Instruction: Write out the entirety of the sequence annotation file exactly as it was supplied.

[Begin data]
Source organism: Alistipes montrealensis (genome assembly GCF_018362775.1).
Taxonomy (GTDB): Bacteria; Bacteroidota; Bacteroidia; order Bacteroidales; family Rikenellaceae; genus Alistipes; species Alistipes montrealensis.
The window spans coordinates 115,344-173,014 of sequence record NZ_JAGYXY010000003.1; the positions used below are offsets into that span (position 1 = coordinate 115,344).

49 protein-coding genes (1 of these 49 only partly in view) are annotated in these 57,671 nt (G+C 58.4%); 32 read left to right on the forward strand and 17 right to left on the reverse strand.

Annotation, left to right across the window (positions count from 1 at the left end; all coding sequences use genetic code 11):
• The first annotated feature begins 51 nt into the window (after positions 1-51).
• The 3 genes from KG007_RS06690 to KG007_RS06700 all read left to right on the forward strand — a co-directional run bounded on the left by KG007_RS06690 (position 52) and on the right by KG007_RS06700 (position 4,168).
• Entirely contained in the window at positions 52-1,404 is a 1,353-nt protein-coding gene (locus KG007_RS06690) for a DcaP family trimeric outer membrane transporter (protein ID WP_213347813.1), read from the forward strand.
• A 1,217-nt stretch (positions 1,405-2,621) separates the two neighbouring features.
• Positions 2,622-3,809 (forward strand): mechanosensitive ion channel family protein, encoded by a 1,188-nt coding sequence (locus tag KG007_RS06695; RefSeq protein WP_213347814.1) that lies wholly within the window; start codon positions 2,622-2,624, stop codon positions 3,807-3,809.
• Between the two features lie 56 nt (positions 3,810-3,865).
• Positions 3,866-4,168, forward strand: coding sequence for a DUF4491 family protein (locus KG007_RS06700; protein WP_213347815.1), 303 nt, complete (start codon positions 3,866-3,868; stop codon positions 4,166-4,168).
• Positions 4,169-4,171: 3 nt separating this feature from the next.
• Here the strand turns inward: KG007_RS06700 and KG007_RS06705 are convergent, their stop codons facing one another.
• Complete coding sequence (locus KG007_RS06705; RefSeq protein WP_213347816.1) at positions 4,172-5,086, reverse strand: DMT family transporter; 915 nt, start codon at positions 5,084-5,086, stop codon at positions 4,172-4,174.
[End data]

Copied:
Source organism: Alistipes montrealensis (genome assembly GCF_018362775.1).
Taxonomy (GTDB): Bacteria; Bacteroidota; Bacteroidia; order Bacteroidales; family Rikenellaceae; genus Alistipes; species Alistipes montrealensis.
The window spans coordinates 115,344-173,014 of sequence record NZ_JAGYXY010000003.1; the positions used below are offsets into that span (position 1 = coordinate 115,344).

49 protein-coding genes (1 of these 49 only partly in view) are annotated in these 57,671 nt (G+C 58.4%); 32 read left to right on the forward strand and 17 right to left on the reverse strand.

Annotation, left to right across the window (positions count from 1 at the left end; all coding sequences use genetic code 11):
• The first annotated feature begins 51 nt into the window (after positions 1-51).
• The 3 genes from KG007_RS06690 to KG007_RS06700 all read left to right on the forward strand — a co-directional run bounded on the left by KG007_RS06690 (position 52) and on the right by KG007_RS06700 (position 4,168).
• Entirely contained in the window at positions 52-1,404 is a 1,353-nt protein-coding gene (locus KG007_RS06690) for a DcaP family trimeric outer membrane transporter (protein ID WP_213347813.1), read from the forward strand.
• A 1,217-nt stretch (positions 1,405-2,621) separates the two neighbouring features.
• Positions 2,622-3,809 (forward strand): mechanosensitive ion channel family protein, encoded by a 1,188-nt coding sequence (locus tag KG007_RS06695; RefSeq protein WP_213347814.1) that lies wholly within the window; start codon positions 2,622-2,624, stop codon positions 3,807-3,809.
• Between the two features lie 56 nt (positions 3,810-3,865).
• Positions 3,866-4,168, forward strand: coding sequence for a DUF4491 family protein (locus KG007_RS06700; protein WP_213347815.1), 303 nt, complete (start codon positions 3,866-3,868; stop codon positions 4,166-4,168).
• Positions 4,169-4,171: 3 nt separating this feature from the next.
• Here the strand turns inward: KG007_RS06700 and KG007_RS06705 are convergent, their stop codons facing one another.
• Complete coding sequence (locus KG007_RS06705; RefSeq protein WP_213347816.1) at positions 4,172-5,086, reverse strand: DMT family transporter; 915 nt, start codon at positions 5,084-5,086, stop codon at positions 4,172-4,174.